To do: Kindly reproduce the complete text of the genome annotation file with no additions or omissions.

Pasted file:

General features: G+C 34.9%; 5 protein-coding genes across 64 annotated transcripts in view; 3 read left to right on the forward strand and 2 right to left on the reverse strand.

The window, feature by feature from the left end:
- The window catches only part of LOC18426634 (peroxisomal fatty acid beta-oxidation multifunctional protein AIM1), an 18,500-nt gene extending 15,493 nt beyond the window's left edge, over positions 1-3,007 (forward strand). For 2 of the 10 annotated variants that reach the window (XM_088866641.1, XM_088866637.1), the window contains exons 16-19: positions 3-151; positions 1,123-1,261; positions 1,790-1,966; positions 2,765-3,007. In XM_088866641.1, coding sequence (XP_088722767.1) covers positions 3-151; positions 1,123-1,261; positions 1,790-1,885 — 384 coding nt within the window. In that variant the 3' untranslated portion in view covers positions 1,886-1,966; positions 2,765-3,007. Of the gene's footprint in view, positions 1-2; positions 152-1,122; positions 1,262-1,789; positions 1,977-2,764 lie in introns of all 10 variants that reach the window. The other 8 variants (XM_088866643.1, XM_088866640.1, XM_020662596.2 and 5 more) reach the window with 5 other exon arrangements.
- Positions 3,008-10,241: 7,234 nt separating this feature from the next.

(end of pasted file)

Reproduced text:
General features: G+C 34.9%; 5 protein-coding genes across 64 annotated transcripts in view; 3 read left to right on the forward strand and 2 right to left on the reverse strand.

The window, feature by feature from the left end:
- The window catches only part of LOC18426634 (peroxisomal fatty acid beta-oxidation multifunctional protein AIM1), an 18,500-nt gene extending 15,493 nt beyond the window's left edge, over positions 1-3,007 (forward strand). For 2 of the 10 annotated variants that reach the window (XM_088866641.1, XM_088866637.1), the window contains exons 16-19: positions 3-151; positions 1,123-1,261; positions 1,790-1,966; positions 2,765-3,007. In XM_088866641.1, coding sequence (XP_088722767.1) covers positions 3-151; positions 1,123-1,261; positions 1,790-1,885 — 384 coding nt within the window. In that variant the 3' untranslated portion in view covers positions 1,886-1,966; positions 2,765-3,007. Of the gene's footprint in view, positions 1-2; positions 152-1,122; positions 1,262-1,789; positions 1,977-2,764 lie in introns of all 10 variants that reach the window. The other 8 variants (XM_088866643.1, XM_088866640.1, XM_020662596.2 and 5 more) reach the window with 5 other exon arrangements.
- Positions 3,008-10,241: 7,234 nt separating this feature from the next.